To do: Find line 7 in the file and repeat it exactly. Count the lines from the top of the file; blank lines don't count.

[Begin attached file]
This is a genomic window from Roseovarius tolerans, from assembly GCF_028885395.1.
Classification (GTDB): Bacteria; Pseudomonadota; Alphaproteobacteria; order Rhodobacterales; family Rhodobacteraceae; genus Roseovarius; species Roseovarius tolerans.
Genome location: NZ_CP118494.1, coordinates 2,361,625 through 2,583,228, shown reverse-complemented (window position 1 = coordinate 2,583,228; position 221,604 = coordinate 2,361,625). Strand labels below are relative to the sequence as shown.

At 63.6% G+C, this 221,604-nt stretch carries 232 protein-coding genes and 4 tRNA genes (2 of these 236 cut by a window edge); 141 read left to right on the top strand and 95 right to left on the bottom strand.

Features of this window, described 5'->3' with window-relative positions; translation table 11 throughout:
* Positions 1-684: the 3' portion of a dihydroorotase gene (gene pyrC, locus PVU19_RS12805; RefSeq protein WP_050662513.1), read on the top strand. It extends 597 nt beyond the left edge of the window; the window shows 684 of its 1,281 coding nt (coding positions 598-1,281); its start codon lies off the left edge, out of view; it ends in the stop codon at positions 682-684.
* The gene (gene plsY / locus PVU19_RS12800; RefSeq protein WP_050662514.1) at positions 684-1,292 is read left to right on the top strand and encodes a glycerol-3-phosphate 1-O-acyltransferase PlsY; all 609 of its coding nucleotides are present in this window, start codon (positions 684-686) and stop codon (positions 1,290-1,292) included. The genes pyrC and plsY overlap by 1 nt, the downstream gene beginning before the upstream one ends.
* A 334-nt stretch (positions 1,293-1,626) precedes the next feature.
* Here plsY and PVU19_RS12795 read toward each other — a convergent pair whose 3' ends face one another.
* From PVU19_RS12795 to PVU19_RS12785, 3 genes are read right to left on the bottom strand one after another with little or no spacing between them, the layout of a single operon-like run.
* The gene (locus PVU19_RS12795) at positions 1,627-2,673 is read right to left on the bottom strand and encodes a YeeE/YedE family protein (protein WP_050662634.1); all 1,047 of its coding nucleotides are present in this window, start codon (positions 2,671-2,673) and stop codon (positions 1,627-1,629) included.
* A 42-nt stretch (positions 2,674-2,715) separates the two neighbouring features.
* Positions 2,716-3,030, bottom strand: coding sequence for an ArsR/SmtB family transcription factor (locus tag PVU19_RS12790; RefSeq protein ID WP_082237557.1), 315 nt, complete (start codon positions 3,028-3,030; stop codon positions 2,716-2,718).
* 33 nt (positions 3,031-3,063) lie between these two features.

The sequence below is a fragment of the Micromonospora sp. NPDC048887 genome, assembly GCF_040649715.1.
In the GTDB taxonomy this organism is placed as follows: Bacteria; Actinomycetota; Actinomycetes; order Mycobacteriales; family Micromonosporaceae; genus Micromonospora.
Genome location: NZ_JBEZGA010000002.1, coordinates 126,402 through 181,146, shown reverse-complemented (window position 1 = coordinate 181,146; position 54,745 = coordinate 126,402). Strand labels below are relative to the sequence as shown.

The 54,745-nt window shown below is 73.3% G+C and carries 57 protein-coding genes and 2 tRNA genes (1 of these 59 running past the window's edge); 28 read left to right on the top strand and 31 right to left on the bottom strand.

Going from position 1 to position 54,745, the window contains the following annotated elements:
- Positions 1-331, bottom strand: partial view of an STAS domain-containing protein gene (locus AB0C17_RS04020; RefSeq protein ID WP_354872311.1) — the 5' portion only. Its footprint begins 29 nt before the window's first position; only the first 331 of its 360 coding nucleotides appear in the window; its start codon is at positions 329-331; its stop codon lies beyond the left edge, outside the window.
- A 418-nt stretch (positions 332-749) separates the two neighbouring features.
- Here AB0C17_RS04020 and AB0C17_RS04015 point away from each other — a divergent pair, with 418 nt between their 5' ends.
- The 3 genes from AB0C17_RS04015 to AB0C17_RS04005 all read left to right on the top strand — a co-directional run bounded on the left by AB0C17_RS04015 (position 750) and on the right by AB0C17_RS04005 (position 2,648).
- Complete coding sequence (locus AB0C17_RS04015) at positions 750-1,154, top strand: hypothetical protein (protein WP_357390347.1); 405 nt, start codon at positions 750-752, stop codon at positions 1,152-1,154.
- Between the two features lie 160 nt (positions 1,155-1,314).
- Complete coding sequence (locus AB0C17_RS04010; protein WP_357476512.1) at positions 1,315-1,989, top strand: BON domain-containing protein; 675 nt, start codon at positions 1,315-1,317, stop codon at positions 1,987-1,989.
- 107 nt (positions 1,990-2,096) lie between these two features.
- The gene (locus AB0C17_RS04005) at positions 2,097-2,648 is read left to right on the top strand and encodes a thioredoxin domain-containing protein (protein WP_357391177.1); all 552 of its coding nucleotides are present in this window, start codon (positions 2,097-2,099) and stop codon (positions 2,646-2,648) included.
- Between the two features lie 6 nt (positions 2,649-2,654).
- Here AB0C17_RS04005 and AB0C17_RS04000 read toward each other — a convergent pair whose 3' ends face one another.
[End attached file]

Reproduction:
* The gene (gene plsY / locus PVU19_RS12800; RefSeq protein WP_050662514.1) at positions 684-1,292 is read left to right on the top strand and encodes a glycerol-3-phosphate 1-O-acyltransferase PlsY; all 609 of its coding nucleotides are present in this window, start codon (positions 684-686) and stop codon (positions 1,290-1,292) included. The genes pyrC and plsY overlap by 1 nt, the downstream gene beginning before the upstream one ends.